Written by Josue Santiago Thursday, 10 September 2009 00:00
The History of Puerto Rico
The history of Puerto Rico began with the settlement of the archipelago of Puerto Rico by the Ortoiroid people between 3000 and 2000 BC. Other tribes, such as the Saladoid and Arawak Indians, populated the island between 430 BC and 1000 AD. At the time of Christopher Columbus's arrival in the New World in 1492, the dominant indigenous culture was that of the Taínos. The Taíno culture died out during the latter half of the 16th century because of exploitation by Spanish settlers, the war they waged on the Taíno, and diseases introduced by the invaders.
Located in the northeastern Caribbean, Puerto Rico formed a key part of the Spanish Empire from the early years of the exploration, conquest and colonization of the New World. The island was a major military post during many wars between Spain and other European powers for control of the region in the 16th, 17th and 18th centuries. The smallest of the Greater Antilles, Puerto Rico was a stepping-stone in the passage from Europe to Cuba, Mexico, Central America, and the northern territories of South America. Throughout most of the 19th century until the conclusion of the Spanish–American War, Puerto Rico and Cuba were the last two Spanish colonies in the New World; they served as Spain's final outposts in a strategy to regain control of the American continents.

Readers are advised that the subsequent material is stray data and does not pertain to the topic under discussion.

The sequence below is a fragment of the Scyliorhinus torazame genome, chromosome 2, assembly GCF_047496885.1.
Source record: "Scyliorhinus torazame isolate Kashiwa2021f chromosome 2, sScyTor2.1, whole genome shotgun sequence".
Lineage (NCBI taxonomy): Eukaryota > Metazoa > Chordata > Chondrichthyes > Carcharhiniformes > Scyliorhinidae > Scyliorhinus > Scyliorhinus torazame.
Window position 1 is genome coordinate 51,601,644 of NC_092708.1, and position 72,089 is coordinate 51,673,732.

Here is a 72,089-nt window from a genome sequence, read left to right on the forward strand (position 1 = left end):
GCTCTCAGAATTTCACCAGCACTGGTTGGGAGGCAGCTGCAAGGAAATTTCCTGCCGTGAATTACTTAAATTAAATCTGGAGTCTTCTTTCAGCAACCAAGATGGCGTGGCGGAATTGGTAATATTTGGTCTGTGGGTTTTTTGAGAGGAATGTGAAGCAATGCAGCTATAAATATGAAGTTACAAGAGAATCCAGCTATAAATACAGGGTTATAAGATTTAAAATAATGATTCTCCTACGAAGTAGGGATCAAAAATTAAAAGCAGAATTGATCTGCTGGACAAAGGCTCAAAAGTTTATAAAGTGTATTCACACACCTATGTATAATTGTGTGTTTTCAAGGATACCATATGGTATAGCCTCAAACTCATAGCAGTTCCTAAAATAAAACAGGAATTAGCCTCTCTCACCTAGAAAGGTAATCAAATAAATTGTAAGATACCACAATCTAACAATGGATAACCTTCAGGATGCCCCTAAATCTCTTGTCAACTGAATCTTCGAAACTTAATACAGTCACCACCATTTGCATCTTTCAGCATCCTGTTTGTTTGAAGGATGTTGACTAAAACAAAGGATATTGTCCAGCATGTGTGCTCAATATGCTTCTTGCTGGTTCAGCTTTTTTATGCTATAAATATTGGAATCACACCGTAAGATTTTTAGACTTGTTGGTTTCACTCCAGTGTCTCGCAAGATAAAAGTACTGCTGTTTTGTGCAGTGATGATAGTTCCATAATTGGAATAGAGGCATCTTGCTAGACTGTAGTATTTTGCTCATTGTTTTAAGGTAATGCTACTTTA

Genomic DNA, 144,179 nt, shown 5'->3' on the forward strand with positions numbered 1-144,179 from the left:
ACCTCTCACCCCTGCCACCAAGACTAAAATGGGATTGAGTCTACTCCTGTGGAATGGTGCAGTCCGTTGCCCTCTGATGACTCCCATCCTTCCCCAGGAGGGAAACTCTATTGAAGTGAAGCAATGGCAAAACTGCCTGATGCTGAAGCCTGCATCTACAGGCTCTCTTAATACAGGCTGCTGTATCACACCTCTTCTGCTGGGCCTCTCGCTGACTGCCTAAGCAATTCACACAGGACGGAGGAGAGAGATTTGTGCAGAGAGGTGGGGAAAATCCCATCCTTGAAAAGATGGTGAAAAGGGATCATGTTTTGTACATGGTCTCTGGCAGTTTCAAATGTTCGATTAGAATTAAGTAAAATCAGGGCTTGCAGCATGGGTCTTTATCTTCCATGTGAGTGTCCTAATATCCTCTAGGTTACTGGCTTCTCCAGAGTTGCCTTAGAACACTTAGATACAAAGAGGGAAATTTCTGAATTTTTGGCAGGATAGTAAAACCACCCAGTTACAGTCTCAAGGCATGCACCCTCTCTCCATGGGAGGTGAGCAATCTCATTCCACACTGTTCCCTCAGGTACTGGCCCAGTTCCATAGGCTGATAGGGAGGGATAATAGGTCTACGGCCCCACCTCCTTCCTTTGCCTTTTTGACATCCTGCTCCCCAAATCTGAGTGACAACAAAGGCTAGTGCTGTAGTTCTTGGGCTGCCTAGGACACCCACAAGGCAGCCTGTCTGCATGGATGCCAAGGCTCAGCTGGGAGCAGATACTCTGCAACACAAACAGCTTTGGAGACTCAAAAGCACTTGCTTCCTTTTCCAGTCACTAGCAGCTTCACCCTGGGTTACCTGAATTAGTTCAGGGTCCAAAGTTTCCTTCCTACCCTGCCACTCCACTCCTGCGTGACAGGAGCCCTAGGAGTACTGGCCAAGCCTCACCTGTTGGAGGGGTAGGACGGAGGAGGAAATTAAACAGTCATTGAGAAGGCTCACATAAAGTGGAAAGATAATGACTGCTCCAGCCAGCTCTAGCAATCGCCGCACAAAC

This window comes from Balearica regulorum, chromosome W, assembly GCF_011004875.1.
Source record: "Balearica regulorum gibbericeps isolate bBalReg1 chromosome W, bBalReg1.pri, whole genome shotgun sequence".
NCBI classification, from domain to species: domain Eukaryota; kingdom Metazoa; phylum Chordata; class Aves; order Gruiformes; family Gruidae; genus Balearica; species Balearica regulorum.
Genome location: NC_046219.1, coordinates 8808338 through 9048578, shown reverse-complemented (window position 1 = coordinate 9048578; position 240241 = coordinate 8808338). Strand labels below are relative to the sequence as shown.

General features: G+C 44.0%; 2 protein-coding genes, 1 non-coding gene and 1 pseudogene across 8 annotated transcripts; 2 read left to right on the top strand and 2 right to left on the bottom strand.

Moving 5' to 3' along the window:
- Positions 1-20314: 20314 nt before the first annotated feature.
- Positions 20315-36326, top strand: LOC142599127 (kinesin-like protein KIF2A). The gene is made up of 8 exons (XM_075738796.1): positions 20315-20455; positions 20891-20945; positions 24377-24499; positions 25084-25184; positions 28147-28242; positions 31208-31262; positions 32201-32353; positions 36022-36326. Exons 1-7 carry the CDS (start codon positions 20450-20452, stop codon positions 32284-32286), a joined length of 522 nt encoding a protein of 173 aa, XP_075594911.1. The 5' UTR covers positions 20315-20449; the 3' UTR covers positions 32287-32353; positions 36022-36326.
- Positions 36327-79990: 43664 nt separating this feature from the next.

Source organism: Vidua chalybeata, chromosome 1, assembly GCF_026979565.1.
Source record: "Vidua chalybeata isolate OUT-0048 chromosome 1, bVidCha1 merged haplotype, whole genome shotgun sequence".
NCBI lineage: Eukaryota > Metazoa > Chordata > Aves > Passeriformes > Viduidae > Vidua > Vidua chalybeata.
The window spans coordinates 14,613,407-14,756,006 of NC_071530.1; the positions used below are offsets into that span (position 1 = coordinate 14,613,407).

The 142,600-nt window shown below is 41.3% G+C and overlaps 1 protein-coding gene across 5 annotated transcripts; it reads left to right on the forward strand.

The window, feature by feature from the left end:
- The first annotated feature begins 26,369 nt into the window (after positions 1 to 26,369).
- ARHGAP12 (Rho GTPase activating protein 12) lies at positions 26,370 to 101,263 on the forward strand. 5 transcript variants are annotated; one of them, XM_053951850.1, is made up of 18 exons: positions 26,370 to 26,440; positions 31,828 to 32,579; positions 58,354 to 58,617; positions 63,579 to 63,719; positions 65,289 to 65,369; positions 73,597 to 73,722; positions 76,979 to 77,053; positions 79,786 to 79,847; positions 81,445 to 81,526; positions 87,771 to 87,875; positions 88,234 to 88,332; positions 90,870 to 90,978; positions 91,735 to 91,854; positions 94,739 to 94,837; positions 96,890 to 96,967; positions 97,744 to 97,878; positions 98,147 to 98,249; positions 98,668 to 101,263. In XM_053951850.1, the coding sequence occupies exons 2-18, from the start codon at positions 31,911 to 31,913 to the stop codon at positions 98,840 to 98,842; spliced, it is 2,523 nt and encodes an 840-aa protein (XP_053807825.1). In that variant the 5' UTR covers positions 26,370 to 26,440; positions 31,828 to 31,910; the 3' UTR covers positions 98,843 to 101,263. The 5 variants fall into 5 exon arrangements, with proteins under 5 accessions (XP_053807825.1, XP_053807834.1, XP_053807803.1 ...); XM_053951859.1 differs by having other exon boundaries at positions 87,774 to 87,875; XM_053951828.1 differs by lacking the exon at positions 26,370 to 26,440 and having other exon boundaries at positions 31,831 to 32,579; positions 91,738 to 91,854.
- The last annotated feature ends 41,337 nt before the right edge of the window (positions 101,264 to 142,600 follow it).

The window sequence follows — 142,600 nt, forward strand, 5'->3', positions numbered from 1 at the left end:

In 1898, during the Spanish–American war, Puerto Rico was invaded and subsequently became a possession of the United States. The first half of the 20th century was marked by the struggle to obtain greater democratic rights from the United States. The Foraker Act of 1900, which established a civil government, and the Jones Act of 1917, which granted Puerto Ricans U.S. citizenship, paved the way for the drafting of Puerto Rico's Constitution and the establishment of democratic elections in 1952. However, the political status of Puerto Rico, a Commonwealth controlled by the United States, remains an issue of discussion among the residents.
As a travel destination or for the many of us that still call it home, Puerto Rico is where the easygoing Caribbean collides with the slick efficiency of modern America over Latin rhythms and tropical sunsets. The result is a colorful, diverse and culturally unique island. Hip, funky restaurants nestle next to 15th-century Spanish forts; sprawling concrete shopping malls encroach upon the tropical rainforests; and glitzy casinos lie next to some of the most stunning beaches, caves and offshore coral reefs in the Caribbean. Outdoor enthusiasts will not want to miss the opportunity to visit the rare and wild treasure that is Isla Mona or hop on a local bus and disappear in Bosque Estatal de Carite in the central mountains. History is another draw card and in Viejo (Old) San Juan, you'll find one of the oldest and best preserved colonial cities in the Americas. Neighborly pensioners recline languidly in creaking rocking chairs, bomba drums light up the somnolence of a diminutive baroque plaza, and the walls of two great military forts rise like wizened sentinels above the depths of the untamed Atlantic. On the south coast, Ponce, with its museums and Spanish colonial buildings, combines an easygoing atmosphere for families with a nightlife of pulsating reggae and salsa.